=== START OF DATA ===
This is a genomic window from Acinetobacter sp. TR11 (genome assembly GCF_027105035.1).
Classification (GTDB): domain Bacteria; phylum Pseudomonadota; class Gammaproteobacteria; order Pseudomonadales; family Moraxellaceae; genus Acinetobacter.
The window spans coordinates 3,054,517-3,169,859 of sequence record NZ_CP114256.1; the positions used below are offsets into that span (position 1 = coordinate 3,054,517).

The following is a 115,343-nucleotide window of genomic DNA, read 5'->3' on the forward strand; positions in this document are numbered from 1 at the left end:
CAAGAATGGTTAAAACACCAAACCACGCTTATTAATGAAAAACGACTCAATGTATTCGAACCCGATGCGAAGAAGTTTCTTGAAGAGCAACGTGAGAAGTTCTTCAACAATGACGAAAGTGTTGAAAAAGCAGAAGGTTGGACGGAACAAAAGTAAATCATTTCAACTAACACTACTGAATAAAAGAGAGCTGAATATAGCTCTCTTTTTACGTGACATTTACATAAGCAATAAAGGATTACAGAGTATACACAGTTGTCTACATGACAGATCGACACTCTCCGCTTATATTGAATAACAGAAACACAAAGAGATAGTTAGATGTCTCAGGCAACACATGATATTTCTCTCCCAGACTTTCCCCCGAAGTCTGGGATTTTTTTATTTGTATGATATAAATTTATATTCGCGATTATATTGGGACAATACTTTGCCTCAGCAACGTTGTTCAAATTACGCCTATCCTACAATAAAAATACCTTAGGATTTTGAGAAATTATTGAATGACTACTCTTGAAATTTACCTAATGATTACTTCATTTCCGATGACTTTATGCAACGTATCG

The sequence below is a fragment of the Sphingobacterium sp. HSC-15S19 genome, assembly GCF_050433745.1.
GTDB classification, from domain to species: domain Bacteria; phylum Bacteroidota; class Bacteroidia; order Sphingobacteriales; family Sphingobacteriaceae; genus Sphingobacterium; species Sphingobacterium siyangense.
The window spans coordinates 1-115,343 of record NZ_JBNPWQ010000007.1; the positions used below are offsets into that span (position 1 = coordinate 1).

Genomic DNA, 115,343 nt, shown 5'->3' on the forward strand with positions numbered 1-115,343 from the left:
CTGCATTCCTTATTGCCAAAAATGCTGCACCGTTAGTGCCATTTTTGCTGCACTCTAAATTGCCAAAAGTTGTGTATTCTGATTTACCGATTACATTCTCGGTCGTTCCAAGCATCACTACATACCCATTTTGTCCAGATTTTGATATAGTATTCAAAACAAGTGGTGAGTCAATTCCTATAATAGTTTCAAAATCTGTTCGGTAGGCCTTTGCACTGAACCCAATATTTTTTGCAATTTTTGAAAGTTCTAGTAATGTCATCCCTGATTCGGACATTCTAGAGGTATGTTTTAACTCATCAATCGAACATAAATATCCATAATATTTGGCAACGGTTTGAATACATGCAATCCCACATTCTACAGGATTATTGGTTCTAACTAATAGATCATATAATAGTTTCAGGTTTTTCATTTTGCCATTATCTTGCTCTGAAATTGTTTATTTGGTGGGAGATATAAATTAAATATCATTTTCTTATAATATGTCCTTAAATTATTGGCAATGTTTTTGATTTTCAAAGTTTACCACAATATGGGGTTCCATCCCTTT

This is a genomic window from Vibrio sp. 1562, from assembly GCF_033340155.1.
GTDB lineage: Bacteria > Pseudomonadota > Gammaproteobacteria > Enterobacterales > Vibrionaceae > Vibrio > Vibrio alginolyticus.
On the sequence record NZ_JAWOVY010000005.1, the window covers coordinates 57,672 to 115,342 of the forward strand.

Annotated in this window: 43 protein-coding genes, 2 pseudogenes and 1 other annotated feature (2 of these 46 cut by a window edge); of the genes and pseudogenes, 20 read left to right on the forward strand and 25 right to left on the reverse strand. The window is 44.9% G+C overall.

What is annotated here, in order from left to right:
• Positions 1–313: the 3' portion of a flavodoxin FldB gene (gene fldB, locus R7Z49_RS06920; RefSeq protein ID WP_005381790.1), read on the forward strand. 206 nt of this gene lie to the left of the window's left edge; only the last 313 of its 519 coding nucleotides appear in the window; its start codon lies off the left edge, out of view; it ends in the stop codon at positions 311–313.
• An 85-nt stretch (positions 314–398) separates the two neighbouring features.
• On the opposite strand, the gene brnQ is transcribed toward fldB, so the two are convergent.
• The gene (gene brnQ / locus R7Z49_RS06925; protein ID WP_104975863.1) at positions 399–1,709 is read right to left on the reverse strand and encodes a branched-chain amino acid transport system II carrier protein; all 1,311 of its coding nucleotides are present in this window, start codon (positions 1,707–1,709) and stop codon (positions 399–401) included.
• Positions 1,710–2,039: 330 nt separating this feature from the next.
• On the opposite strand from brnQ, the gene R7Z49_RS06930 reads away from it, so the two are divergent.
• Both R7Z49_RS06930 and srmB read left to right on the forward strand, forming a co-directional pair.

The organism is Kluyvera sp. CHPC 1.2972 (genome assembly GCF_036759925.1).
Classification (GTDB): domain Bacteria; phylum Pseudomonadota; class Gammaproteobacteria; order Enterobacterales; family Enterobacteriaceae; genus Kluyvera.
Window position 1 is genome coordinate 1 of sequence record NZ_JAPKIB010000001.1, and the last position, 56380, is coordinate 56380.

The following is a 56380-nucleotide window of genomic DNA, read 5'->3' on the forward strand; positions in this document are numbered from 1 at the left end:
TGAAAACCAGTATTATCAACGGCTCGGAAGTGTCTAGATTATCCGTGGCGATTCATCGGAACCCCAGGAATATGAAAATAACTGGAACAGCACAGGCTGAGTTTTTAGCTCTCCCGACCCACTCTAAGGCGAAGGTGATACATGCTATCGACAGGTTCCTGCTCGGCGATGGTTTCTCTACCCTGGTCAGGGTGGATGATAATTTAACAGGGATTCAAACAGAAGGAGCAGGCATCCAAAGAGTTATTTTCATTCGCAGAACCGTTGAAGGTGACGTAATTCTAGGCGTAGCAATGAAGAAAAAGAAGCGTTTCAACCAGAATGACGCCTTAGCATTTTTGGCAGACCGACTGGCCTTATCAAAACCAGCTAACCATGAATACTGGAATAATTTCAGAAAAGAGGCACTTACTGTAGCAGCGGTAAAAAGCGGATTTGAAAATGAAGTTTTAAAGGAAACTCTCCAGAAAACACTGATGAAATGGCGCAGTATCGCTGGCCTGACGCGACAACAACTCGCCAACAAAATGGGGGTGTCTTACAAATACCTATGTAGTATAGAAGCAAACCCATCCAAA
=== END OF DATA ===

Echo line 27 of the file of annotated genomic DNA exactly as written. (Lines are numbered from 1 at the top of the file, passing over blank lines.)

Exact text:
TGAAAACCAGTATTATCAACGGCTCGGAAGTGTCTAGATTATCCGTGGCGATTCATCGGAACCCCAGGAATATGAAAATAACTGGAACAGCACAGGCTGAGTTTTTAGCTCTCCCGACCCACTCTAAGGCGAAGGTGATACATGCTATCGACAGGTTCCTGCTCGGCGATGGTTTCTCTACCCTGGTCAGGGTGGATGATAATTTAACAGGGATTCAAACAGAAGGAGCAGGCATCCAAAGAGTTATTTTCATTCGCAGAACCGTTGAAGGTGACGTAATTCTAGGCGTAGCAATGAAGAAAAAGAAGCGTTTCAACCAGAATGACGCCTTAGCATTTTTGGCAGACCGACTGGCCTTATCAAAACCAGCTAACCATGAATACTGGAATAATTTCAGAAAAGAGGCACTTACTGTAGCAGCGGTAAAAAGCGGATTTGAAAATGAAGTTTTAAAGGAAACTCTCCAGAAAACACTGATGAAATGGCGCAGTATCGCTGGCCTGACGCGACAACAACTCGCCAACAAAATGGGGGTGTCTTACAAATACCTATGTAGTATAGAAGCAAACCCATCCAAA